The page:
The Tinder Experience requires users to open themselves up to split-second judgments from other Tinder-ers. Thankfully, though, we’re not privy to the exact reasons someone swipes left on us.
But it turns out the guy with the cat photo and arm tattoo is not the only one passing judgment on your desirability. Tinder has an internal ratings system, and every user is given a score, Fast Company discovered.
CEO Sean Rad explains that the company’s “Elo score” (a reference to how chess players rank their skill level) is based on a very complicated algorithm that takes into account how many people swipe on you, how many don’t, how many people you swipe on, how many matches you get, and several other data points.
Ranking is not readily available to users — but if it were, would you really want to know?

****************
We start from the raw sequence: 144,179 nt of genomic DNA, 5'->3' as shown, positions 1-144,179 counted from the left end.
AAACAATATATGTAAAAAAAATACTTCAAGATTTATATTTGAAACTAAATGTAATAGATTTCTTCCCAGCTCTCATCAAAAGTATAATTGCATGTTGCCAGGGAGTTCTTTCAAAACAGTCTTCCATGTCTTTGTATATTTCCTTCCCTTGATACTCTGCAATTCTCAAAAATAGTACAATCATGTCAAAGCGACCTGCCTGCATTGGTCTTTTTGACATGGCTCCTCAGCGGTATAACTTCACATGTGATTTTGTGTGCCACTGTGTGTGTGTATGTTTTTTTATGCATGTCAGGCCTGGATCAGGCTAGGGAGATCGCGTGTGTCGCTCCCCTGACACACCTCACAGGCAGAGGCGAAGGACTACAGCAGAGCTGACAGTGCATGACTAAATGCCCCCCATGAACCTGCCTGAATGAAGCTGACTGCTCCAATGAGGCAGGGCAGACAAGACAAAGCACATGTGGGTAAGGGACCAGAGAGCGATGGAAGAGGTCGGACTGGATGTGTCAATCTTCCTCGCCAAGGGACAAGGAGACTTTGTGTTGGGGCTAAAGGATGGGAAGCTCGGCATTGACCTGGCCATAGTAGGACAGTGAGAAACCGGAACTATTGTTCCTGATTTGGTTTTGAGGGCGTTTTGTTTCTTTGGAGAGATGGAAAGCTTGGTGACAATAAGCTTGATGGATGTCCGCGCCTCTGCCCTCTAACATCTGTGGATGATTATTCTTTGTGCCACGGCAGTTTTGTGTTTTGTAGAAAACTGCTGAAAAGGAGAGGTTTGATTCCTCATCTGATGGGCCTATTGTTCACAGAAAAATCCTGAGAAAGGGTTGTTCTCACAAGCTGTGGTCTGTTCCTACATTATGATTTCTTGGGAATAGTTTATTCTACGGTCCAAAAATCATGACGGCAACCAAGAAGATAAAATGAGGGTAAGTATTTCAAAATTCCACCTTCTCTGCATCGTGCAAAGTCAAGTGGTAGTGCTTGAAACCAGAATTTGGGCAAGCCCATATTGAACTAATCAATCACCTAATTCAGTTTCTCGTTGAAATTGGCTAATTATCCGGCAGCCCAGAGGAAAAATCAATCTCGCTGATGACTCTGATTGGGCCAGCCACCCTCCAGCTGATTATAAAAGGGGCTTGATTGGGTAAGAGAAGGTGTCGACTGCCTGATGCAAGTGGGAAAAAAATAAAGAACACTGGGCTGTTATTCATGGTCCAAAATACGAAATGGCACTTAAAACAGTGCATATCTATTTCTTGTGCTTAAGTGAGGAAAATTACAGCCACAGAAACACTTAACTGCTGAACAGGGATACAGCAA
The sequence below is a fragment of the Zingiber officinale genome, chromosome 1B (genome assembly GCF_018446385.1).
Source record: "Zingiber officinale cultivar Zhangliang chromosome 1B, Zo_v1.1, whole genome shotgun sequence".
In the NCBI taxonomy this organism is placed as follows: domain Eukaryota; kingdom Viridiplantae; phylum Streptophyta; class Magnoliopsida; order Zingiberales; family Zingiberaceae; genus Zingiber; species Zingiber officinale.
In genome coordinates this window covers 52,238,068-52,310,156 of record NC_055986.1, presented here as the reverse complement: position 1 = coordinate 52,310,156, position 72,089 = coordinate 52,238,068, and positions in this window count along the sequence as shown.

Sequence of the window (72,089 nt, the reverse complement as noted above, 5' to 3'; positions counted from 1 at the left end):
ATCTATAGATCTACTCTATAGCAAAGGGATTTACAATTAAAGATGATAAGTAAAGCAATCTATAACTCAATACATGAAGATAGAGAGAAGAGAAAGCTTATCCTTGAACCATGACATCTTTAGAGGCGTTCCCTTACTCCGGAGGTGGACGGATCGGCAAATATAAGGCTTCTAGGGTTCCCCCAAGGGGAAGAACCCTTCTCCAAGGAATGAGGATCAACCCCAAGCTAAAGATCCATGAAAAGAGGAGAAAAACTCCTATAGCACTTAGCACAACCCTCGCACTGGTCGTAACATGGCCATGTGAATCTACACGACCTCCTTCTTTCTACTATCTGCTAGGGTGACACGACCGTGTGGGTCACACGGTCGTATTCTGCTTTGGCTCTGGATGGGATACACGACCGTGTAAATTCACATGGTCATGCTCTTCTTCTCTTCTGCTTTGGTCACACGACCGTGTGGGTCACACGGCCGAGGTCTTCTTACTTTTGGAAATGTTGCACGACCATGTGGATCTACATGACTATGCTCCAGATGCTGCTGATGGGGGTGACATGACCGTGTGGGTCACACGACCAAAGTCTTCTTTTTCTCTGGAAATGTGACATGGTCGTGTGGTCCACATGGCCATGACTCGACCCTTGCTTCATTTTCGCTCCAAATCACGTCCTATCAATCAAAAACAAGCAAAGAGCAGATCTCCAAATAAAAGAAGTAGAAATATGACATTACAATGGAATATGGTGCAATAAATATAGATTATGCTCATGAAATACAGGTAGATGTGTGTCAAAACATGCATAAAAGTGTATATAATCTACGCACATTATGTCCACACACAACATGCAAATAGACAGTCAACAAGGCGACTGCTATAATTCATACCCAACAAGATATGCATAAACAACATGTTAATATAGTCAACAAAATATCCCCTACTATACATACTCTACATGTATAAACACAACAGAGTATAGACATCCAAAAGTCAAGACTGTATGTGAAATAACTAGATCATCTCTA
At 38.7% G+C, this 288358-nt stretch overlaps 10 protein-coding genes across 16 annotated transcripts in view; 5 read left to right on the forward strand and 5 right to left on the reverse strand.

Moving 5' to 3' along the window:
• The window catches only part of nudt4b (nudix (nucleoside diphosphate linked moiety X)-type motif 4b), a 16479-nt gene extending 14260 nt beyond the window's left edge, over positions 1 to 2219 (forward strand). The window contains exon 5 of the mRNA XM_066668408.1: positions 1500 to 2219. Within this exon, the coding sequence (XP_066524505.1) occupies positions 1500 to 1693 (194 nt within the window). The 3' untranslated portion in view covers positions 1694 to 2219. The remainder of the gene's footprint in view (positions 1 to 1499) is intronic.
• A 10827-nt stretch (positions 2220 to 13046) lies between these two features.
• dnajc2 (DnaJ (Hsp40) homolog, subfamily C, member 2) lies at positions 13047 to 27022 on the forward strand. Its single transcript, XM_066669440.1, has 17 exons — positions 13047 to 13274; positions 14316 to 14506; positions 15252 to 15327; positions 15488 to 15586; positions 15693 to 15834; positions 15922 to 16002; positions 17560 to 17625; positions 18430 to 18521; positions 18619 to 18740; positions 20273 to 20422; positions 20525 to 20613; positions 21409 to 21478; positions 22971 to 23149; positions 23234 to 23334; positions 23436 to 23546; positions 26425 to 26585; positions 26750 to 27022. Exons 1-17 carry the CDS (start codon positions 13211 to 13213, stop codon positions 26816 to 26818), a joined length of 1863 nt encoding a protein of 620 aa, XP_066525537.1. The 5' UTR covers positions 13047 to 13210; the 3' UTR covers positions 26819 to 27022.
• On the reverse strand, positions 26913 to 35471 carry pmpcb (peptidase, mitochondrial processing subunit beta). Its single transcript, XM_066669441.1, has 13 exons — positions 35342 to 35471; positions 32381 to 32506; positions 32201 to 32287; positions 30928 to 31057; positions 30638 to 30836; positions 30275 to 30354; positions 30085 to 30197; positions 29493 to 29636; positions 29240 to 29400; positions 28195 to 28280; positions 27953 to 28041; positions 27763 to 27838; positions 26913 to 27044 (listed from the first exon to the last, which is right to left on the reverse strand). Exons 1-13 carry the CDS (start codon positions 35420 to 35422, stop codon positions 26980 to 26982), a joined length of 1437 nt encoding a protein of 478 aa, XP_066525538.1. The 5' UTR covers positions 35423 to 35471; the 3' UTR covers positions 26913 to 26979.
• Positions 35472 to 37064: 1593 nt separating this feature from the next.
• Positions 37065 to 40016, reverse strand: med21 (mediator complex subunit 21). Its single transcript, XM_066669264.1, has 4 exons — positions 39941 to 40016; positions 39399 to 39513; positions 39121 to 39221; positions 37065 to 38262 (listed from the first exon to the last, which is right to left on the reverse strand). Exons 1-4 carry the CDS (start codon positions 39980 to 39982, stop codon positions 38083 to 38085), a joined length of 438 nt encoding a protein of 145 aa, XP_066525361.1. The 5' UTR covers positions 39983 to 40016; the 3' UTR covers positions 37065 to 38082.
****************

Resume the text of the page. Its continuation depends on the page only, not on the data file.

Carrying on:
Consider this tale: One time, when I was in sixth grade, my friends and I were approached by an eighth-grader at the pool. He told us all to line up so he could give us our “score” on a scale from 1 to 10. For some reason, we did. Justin walked down the line, looking us up and down. The girl to my right got a 9; the girl to my left, an 8. I will not tell you my score, but that number has been seared into my brain more permanently than my Social Security number and childhood home-phone number. That will probably be the last thing I whisper on my deathbed: Justin said I was a —
Do you really, really want to know? Still?
Now, that being said, does anybody know a member of the Tinder analytics team who might be able to help me out with a question I have?